Black Forest Cake: A CCC post

Black Forest Cake: Childhood Sweethearts

Black Forest Cake

Black Forest Cake

This post comes a couple of months late, but by heck have I been busy! Another post will explain all…

For my most recent Clandestine Cake Club meet up the theme was ‘Childhood Sweethearts’ which made me instantly think- “Blackforest Gateaux!”

I think I’ve said this on previous posts but basically my favourite cake is ‘Blackforest’ as it is the cake I always remember from childhood birthday parties. Back then it was the Sara-Lee frozen kind and more recently, home baked creations by my mum. It’s something about the way the sour cherries cut through the sweetness of the cake and the whipped cream balances out the bitterness of the dark chocolate… or am I over-thinking this? 😀

It’s not the first time I’ve made this recipe, in fact I made mini versions for a Christmas afternoon tea (not Christmas themed, but it took place on Boxing Day!). Despite making up the recipe as I went along at Christmas, the turned out quite well. This time, it wasn’t so! After a couple of attempts at the chocolate sponge, I ended up with something passable but not my best baking to date. What can I say? For me, baking under pressure does not result in a tasty cake!

Black Forest Cake

Black Forest Cake


  • 200g good quality dark chocolate
  • 200g butter
  • 85g self-raising flour
  • 85g plain flour
  • ¼ tsp bicarbonate of soda
  • 200g light muscovado sugar
  • 200g golden caster sugar
  • 25g cocoa powder
  • 3 medium eggs
  • 75ml milk
  • grated chocolate to decorate
  • 1 can or jar of cherries (use fresh pitted cherries if in season), saving some for decorating
  • 3 tbs sour cherry jam
  • 1 tbs cornflour
  • 750ml double cream
  • 1 tbs icing sugar


  • Butter a 20cm round cake tin and line the base. Preheat the oven to fan 140C/conventional 160C/ gas 3.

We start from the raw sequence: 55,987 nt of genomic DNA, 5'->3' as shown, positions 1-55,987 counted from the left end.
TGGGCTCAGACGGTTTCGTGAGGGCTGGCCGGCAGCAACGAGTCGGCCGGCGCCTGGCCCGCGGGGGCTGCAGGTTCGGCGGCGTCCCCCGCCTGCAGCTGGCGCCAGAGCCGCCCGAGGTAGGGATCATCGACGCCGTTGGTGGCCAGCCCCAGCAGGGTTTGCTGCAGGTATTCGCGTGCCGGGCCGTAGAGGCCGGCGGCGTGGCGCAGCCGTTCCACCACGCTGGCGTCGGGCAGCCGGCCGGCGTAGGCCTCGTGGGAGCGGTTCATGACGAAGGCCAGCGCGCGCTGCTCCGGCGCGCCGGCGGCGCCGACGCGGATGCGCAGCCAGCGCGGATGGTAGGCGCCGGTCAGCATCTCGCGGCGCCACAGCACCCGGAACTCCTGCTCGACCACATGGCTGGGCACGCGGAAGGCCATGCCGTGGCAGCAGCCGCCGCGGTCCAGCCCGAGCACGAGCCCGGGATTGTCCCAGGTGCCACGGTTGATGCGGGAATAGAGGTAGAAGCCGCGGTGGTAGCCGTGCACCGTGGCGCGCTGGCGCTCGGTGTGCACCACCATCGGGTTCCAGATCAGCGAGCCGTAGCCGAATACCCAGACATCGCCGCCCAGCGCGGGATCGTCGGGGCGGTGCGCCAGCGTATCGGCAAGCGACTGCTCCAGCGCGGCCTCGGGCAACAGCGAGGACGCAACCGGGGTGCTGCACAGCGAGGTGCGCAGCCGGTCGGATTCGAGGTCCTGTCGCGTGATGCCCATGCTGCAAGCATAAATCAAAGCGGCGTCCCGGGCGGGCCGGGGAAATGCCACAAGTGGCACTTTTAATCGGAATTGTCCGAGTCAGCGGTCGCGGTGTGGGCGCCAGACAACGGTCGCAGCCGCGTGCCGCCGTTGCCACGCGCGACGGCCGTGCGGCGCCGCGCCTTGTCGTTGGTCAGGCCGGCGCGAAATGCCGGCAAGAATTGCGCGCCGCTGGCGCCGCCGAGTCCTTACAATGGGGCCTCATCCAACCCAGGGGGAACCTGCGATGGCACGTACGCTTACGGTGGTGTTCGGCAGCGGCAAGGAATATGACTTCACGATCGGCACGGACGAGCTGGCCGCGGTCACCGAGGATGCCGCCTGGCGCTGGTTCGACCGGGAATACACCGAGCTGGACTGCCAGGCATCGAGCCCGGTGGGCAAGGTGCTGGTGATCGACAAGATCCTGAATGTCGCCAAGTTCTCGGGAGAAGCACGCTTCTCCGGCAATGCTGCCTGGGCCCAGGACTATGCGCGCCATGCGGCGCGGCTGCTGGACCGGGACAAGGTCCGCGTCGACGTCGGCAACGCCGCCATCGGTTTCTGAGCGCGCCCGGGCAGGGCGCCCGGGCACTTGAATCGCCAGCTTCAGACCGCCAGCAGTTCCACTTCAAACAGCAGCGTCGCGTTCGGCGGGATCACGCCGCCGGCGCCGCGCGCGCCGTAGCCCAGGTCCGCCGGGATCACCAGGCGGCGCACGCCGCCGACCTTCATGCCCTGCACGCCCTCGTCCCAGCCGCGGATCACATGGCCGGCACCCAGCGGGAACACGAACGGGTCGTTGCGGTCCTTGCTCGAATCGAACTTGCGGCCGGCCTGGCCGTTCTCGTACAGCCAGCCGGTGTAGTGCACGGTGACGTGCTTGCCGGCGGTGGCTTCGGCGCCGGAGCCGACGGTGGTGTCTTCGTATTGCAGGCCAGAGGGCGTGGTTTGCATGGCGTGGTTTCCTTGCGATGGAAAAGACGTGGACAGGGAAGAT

• Break 200g good quality dark chocolate in pieces into a medium, heavy-based pan. Cut 200g butter into pieces and tip in with the chocolate, then mix 1 tbsp instant coffee granules into 125ml cold water and pour into the pan. Warm through over a low heat just until everything is melted – don’t overheat.
  • While the chocolate is melting, mix 85g self-raising flour, 85g plain flour, ¼ bicarbonate of soda, 200g light muscovado sugar, 200g golden caster sugar and 25g cocoa powder in a big bowl, mixing with your hands to get rid of any lumps. Beat 3 medium eggs in a bowl and stir in 75ml milk
  • Pour the melted chocolate mixture and the egg mixture into the flour mixture, stirring just until everything is well blended and you have a smooth, quite runny consistency. Pour this into the tin and bake for 1 hour 25- 1 hour 30 minutes – if you push a skewer in the centre it should come out clean and the top should feel firm. Leave to cool in the tin, then turn out onto a wire rack to cool completely.
  • While the cake is baking, warm through 3 tbs cherry jam in a saucepan and add the whole cherries. Stir in 1 tbs cornflour to help thicken the mixture, ensuring there are no lumps of flour remaining. Set aside to cool completely.
  • Whip the double cream with 1tbs icing sugar until soft peaks form.

To build the final cake:

  • When the cake is cold, cut it horizontally into two or three layers depending on how much it has risen and how confident you are that it won’t fall apart!
  • Using just under a third of the whipped cream, evenly cover the bottom layer of sponge then add a third of the cherry jam filling
  • Top this layer with another layer of cake and repeat the previous step. Do this again if you have a three layer cake, ensuring you have enough cream and cherry filling for each layer.
  • Decorate the top with piped cream and grated chocolate. Decorate the cake with the saved cherries as you see fit. I took inspiration from Sara-Lee’s classic frozen Black-forest Gateau for mine!
Black Forest Cake

Black Forest Cake

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